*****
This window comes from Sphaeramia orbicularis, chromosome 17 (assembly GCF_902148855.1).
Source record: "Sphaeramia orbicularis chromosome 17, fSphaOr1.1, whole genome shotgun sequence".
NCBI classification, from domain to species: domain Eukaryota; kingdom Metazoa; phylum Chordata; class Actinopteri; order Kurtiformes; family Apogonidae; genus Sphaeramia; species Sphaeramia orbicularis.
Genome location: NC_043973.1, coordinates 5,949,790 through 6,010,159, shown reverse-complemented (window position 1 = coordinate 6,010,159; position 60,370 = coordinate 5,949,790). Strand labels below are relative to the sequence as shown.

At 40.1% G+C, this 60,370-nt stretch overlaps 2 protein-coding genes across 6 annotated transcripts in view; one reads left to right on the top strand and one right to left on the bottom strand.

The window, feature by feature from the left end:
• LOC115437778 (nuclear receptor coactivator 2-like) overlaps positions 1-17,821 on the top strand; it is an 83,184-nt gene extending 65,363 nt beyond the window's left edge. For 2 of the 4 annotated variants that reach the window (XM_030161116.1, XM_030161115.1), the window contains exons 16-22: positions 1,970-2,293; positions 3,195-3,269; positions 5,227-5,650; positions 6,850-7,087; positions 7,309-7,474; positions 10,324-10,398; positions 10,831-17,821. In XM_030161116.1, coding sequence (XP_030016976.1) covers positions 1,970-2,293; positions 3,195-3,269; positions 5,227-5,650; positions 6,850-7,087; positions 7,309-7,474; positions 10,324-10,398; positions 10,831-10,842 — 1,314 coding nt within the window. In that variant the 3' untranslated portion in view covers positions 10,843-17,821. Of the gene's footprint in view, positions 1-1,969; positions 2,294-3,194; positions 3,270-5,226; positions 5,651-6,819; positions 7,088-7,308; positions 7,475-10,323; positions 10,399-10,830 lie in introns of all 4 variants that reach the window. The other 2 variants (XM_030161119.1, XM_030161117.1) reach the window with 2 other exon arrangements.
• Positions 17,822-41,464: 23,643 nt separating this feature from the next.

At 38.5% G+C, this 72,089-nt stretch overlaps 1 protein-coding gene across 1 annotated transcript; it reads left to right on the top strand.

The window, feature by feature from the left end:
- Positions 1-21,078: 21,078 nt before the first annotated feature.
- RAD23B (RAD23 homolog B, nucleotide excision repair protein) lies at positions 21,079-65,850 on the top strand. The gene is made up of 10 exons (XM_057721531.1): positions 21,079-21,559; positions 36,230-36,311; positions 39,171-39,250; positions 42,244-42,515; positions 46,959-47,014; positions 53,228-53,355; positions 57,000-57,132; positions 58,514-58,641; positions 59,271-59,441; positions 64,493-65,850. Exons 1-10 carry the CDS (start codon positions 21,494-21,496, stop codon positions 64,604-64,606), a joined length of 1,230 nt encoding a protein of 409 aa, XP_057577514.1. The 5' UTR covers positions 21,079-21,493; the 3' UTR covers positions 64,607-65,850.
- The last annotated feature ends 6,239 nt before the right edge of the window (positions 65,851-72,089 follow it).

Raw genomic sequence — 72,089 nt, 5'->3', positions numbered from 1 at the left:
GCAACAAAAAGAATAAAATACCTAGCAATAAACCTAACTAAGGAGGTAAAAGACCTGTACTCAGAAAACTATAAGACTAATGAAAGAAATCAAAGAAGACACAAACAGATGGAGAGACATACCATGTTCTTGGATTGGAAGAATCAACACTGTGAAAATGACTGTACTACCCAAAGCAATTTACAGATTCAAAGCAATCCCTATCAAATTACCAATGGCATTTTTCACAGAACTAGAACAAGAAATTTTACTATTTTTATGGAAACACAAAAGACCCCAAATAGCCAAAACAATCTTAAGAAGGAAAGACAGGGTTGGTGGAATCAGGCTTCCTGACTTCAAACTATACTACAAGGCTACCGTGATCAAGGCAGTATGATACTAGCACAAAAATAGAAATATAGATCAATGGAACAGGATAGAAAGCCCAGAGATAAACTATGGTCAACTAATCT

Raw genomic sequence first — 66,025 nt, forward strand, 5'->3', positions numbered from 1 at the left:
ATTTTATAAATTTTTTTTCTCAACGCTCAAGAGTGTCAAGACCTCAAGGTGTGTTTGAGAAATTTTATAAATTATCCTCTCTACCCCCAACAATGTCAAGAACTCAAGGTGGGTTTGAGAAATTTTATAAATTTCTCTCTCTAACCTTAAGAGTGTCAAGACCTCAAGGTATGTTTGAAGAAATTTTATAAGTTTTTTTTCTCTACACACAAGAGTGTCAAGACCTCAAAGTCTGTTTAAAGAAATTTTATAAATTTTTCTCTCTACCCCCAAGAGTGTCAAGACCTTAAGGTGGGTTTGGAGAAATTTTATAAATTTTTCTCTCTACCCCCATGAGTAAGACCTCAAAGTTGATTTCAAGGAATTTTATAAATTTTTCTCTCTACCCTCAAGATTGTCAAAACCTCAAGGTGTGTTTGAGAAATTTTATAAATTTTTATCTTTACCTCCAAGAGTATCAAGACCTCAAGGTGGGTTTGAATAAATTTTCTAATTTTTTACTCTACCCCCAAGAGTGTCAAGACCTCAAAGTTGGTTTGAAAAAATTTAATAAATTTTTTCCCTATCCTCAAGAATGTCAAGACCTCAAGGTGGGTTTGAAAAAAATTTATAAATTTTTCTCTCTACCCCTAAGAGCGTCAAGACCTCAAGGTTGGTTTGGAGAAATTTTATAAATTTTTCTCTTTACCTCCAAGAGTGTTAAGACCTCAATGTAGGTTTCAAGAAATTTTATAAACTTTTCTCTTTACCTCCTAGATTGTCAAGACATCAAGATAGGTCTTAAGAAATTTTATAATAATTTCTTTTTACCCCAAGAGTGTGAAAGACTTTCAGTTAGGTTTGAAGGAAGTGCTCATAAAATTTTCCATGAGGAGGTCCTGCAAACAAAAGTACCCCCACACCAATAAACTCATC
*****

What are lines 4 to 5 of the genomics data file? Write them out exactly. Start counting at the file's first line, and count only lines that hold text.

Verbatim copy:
Genome location: NC_043973.1, coordinates 5,949,790 through 6,010,159, shown reverse-complemented (window position 1 = coordinate 6,010,159; position 60,370 = coordinate 5,949,790). Strand labels below are relative to the sequence as shown.

At 40.1% G+C, this 60,370-nt stretch overlaps 2 protein-coding genes across 6 annotated transcripts in view; one reads left to right on the top strand and one right to left on the bottom strand.